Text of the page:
According to an October 9 report, immigrants held in ICE detention have been detained for longer periods of time during the COVID-19 pandemic than any time period in the last ten years. The extended detention times have contributed to increased risk of contracting COVID-19 in the facilities, and detainees have described instances where ICE agents have transferred migrants to different centers, further exacerbating outbreaks. ICE has said that the pandemic has halted normal deportation timeframes, as countries have closed their borders or have been otherwise unwilling to accept migrants, and as such the agency has been forced to hold detainees for longer than normal.
Trump Administration Removes Information on Resettled Refugees
On October 9, the State Department removed demographic information on previously resettled refugees from their website, rendering the data unavailable to the public. An administration spokesperson said the decision was due to privacy concerns and that a new technological system is currently being built that will allow some of the information to again be made public. According to the spokesman, an interactive reporting feature that contained data on whether refugees had fled religious-persecution will not be reported publicly by the department, even after the new technological system is in place.
The decision to discontinue reporting statistics has faced criticism from organizations that work with and support resettled refugees. A representative for World Relief and the Evangelical Immigration Table said the decision would “make it more difficult to hold our government accountable to its commitments to protect those fleeing violations of their religious liberty globally.”
Previously reported State Department records reveals that accompanying an overall reduction in refugee admittances, the Trump administration has overseen a 83% drop in the number of persecuted Christians resettled in the U.S. as refugees.
Federal Court Rejects Administration’s Use of Military Funds for Border Wall
On October 9, a federal appeals court ruled that the President’s use of emergency powers to divert $3.6 billion in wall funding from funds appropriated for military construction projects was illegal. The funds were set to be used for the construction of barriers in a number of border areas, including approximately 60 miles of barriers on the Texas border.
The ruling comes as the administration has ramped up construction in advance of the November 3 election, with DHS stating that more than ten additional miles are being built each week. It is unclear how the court’s ruling will impact this progress. According to an October 12 construction update from U.S. Border Patrol Chief Rodney Scott, 360 miles of new border barriers have been constructed on the Southwest border, with an additional 378 miles currently under either construction or pre-construction.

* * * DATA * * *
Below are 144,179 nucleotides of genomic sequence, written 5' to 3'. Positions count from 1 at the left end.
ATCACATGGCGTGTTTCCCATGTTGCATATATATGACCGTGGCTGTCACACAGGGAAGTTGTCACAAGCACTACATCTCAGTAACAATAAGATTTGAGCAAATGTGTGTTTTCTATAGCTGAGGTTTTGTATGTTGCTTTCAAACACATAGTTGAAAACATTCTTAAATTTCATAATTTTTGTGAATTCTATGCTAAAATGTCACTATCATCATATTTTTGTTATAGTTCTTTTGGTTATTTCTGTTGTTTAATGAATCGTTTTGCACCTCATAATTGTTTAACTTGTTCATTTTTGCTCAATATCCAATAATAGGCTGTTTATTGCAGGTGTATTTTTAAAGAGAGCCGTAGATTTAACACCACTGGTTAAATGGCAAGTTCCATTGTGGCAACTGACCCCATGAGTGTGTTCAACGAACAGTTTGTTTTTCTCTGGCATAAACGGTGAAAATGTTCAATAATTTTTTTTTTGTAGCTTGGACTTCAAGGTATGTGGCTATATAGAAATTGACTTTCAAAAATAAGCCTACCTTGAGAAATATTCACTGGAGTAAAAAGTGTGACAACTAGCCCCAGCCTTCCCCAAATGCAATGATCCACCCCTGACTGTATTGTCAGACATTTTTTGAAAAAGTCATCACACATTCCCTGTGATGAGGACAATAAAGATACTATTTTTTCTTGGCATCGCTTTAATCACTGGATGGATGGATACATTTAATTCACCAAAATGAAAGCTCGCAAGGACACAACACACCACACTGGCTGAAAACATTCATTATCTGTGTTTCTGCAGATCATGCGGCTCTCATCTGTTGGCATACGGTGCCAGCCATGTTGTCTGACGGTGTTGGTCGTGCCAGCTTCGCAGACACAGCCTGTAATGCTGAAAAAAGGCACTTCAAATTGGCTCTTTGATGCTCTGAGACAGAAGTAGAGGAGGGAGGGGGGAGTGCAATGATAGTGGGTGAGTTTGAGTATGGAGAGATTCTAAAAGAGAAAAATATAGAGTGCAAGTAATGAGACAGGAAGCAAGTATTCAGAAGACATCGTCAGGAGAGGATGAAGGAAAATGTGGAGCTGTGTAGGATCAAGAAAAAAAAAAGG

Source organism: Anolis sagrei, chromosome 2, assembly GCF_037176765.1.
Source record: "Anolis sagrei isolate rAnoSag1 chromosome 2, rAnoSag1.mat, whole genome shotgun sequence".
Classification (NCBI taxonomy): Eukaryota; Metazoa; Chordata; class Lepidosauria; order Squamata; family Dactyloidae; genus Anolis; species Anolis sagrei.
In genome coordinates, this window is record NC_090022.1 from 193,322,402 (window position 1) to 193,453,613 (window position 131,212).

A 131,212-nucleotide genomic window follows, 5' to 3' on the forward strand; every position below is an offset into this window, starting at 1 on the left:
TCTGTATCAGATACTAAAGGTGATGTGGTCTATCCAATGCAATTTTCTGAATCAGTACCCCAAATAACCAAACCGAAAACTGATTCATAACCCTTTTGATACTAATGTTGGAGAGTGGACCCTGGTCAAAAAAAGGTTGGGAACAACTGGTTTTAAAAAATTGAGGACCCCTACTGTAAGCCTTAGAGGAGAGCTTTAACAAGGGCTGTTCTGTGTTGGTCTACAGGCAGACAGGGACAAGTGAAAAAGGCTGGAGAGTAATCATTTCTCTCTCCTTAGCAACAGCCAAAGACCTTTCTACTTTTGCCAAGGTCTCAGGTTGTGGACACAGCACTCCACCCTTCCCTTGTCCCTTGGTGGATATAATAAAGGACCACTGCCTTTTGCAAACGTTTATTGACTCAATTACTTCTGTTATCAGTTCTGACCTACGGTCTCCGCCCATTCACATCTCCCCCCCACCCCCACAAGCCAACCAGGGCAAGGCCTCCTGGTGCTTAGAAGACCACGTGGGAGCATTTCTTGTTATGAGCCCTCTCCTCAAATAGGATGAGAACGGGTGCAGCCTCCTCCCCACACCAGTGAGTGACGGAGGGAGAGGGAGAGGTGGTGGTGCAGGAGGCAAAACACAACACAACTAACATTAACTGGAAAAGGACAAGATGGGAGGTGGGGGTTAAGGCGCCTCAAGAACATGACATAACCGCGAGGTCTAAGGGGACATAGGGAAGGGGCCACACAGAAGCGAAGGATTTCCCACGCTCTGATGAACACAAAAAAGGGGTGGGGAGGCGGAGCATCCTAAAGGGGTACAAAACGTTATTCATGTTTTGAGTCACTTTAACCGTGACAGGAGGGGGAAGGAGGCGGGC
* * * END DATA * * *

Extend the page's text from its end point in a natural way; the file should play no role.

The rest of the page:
The construction, which in some parts of the border is projected to cost more than $41 million per mile, has been funded in large part by the administration’s attempts to reallocate funds from Pentagon accounts appropriated by Congress for other efforts.
Senate Committee on Foreign Relations: DHS Run Amok?, October 13, 2020
This report from the Senate Committee on Foreign Relations reveals that in January 2020, DHS officials used State Department funding in an unauthorized operation in Guatemala. According to the report, CBP agents detained Honduran migrants traveling north through Guatemala and used rented vans to return them to the Guatemala-Honduras border. The investigation by the committee reports that DHS misused funding and acted in violation of a written agreement with the State Department. Because the migrants were sent back to Honduras without oversight, DHS could not be certain whether any families had been separated in the process, or if any of the migrants had been given the chance to claim asylum. The investigation further raised concerns regarding the lack of protocols used to ensure the safety of the migrants who were bussed back to the Honduras-Guatemala border.
SPOTLIGHT ON NATIONAL IMMIGRATION FORUM RESOURCES
This working paper provides a set of short-term and long-term policy recommendations that can be implemented to better manage and process the increase in Central American migrants at the Southern border.
Infographic: Where did the Trump Administration Get 13.7 Billion to Build Barriers on the U.S.-Mexico Border
This infographic focuses on the Trump administration’s effort to fund the construction of barriers on the Southwest border. The infographic describes the various sources of funding used by the administration and the amount of new and replacement barriers that have been constructed.
This fact sheet summarizes basic facts and statistics about refugee resettlement in the United States and describes the U.S. refugee screening process.
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*This Bulletin is not intended to be comprehensive. Please contact Danilo Zak, National Immigration Forum Policy and Advocacy Associate, with comments and suggestions of additional items to be included. Danilo can be reached at firstname.lastname@example.org. Thank you.